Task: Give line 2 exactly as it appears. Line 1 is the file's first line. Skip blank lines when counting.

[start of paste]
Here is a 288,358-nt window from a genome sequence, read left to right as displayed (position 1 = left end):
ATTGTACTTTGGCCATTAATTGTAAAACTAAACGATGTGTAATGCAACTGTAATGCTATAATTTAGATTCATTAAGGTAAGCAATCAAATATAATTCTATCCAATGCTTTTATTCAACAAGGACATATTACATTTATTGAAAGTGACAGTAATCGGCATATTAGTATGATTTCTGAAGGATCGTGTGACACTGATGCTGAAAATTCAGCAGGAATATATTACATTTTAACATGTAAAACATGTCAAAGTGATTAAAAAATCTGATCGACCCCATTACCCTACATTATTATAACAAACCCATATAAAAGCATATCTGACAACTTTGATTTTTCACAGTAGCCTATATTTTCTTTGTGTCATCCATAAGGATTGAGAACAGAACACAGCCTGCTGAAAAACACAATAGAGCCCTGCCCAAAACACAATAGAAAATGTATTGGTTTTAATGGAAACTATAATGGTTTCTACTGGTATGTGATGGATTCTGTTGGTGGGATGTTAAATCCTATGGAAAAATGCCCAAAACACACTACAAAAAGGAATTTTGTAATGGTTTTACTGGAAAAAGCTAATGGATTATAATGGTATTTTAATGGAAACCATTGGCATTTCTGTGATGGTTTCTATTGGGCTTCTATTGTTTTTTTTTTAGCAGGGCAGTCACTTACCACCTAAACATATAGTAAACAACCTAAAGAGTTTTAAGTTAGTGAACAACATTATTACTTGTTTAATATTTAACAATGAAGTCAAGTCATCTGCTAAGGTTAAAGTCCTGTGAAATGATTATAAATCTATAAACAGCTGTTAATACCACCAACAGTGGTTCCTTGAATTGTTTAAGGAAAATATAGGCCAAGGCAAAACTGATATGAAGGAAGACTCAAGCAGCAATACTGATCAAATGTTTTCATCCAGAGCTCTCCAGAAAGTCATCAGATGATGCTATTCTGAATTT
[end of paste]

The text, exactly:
ATTGTACTTTGGCCATTAATTGTAAAACTAAACGATGTGTAATGCAACTGTAATGCTATAATTTAGATTCATTAAGGTAAGCAATCAAATATAATTCTATCCAATGCTTTTATTCAACAAGGACATATTACATTTATTGAAAGTGACAGTAATCGGCATATTAGTATGATTTCTGAAGGATCGTGTGACACTGATGCTGAAAATTCAGCAGGAATATATTACATTTTAACATGTAAAACATGTCAAAGTGATTAAAAAATCTGATCGACCCCATTACCCTACATTATTATAACAAACCCATATAAAAGCATATCTGACAACTTTGATTTTTCACAGTAGCCTATATTTTCTTTGTGTCATCCATAAGGATTGAGAACAGAACACAGCCTGCTGAAAAACACAATAGAGCCCTGCCCAAAACACAATAGAAAATGTATTGGTTTTAATGGAAACTATAATGGTTTCTACTGGTATGTGATGGATTCTGTTGGTGGGATGTTAAATCCTATGGAAAAATGCCCAAAACACACTACAAAAAGGAATTTTGTAATGGTTTTACTGGAAAAAGCTAATGGATTATAATGGTATTTTAATGGAAACCATTGGCATTTCTGTGATGGTTTCTATTGGGCTTCTATTGTTTTTTTTTTAGCAGGGCAGTCACTTACCACCTAAACATATAGTAAACAACCTAAAGAGTTTTAAGTTAGTGAACAACATTATTACTTGTTTAATATTTAACAATGAAGTCAAGTCATCTGCTAAGGTTAAAGTCCTGTGAAATGATTATAAATCTATAAACAGCTGTTAATACCACCAACAGTGGTTCCTTGAATTGTTTAAGGAAAATATAGGCCAAGGCAAAACTGATATGAAGGAAGACTCAAGCAGCAATACTGATCAAATGTTTTCATCCAGAGCTCTCCAGAAAGTCATCAGATGATGCTATTCTGAATTT